Master Mason Apron, 1824-1830, attributed to Nathan Lakeman (1804-1835), Salem, Massachusetts, gift of Jon Gregory Adams Hill, 2016.005.3. Photograph by David Bohl.

Master Mason Apron, 1825–1830, Nathan Lakeman (1804–1835), Salem, Massachusetts, Scottish Rite Masonic Museum & Library Purchase, 94.003.1. Photograph by David Bohl.


New to the Collection: A Masonic Apron by William Laughton

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Master Mason Apron, 1819-1824, William Laughton (poss. 1794-1870), Hartford, Connecticut, Scottish Rite Masonic Museum & Library Purchase, 2014.070.7. Photograph by David Bohl.

As regular readers of our blog will know, the Scottish Rite Masonic Museum & Library has one of the best collections of Masonic aprons in the world.  We are always looking to add new examples with designs or makers that we are not familiar with.  This apron, a recent purchase at auction, has both a design AND a maker that were new to us.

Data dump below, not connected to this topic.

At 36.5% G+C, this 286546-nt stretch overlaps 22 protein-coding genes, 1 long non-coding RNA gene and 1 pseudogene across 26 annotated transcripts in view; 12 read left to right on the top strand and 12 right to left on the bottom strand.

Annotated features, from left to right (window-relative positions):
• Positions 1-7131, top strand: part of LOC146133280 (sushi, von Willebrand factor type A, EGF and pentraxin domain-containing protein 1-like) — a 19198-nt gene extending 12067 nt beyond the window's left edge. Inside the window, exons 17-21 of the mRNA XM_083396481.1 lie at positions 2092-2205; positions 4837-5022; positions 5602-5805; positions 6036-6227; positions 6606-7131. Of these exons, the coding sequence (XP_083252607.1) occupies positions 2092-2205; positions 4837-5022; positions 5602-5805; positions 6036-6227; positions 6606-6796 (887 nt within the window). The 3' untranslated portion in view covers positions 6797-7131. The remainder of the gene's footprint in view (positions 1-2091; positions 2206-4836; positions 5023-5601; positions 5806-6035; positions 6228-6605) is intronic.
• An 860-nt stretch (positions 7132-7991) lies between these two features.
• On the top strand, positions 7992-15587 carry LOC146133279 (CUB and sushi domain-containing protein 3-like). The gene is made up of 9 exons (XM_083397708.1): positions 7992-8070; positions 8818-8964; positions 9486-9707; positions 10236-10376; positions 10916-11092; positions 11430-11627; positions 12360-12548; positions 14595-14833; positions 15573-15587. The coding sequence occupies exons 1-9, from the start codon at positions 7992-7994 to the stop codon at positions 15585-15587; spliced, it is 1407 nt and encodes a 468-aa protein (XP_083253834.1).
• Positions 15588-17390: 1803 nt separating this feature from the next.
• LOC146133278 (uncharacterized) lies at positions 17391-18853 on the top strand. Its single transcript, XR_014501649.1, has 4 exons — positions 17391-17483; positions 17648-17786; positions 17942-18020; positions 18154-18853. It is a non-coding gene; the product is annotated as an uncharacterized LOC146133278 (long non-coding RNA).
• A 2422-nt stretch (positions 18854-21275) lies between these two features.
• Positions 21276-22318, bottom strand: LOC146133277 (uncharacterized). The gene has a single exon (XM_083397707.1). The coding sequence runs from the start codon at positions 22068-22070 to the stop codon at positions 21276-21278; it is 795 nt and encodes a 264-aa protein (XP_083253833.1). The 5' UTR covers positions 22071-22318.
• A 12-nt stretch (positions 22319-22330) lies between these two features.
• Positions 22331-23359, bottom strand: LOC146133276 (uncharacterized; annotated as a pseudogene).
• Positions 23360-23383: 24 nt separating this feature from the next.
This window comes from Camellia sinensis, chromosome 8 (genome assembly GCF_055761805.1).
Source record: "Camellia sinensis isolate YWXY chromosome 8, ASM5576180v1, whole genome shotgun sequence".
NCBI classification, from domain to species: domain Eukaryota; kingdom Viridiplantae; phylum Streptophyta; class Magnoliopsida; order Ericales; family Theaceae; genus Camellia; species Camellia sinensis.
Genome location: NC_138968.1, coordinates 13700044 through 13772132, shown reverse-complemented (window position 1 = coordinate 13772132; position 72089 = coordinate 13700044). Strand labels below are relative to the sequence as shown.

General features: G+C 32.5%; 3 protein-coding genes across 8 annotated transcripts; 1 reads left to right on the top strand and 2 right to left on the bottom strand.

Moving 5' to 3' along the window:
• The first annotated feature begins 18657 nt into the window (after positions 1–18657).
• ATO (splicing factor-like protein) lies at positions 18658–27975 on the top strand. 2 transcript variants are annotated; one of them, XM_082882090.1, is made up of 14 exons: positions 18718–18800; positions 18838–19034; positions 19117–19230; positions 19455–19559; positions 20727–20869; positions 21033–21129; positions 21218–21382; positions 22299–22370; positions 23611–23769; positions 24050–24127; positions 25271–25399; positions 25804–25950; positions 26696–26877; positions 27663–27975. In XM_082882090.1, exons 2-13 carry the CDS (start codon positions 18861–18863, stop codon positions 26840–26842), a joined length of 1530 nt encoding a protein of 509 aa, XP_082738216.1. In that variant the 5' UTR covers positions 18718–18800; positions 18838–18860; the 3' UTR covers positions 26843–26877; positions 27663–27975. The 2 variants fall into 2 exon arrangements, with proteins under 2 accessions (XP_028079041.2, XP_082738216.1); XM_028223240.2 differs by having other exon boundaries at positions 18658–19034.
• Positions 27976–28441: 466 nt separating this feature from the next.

This Master Mason apron shows a typical all-seeing eye symbol on the flap, signifying watchfulness.  The body features an arrangement of Masonic symbols with celestial and terrestrial columns on a mosaic pavement at the top of three stairs.  Between the columns are a sun, moon, shooting star, seven stars, clasped hands, three candlestands and an altar with an open Bible.  Rough and smooth ashlars appear to the sides and at bottom center is a coffin.

Applied on the back is a printed label for the apron’s maker – “Hartford / W. Laughton / Painter.”  Unfortunately, little is known about William Laughton (possibly 1794-1870), despite the inclusion of his label on this apron.  The best source of information about his activities is a series of newspaper advertisements in the Hartford papers between 1819 and 1824.  In August 1819, he begged “leave to inform his friends and the public, that he has taken a room a few doors east of the Court House…where he will do all kinds of ornamental painting, in the neatest manner, and at the shortest notice.”  By September 1819, he was advertising as a “delineator, ornamental, and sign painter,” and that he would “execute Masonic paintings and Signs of every description.”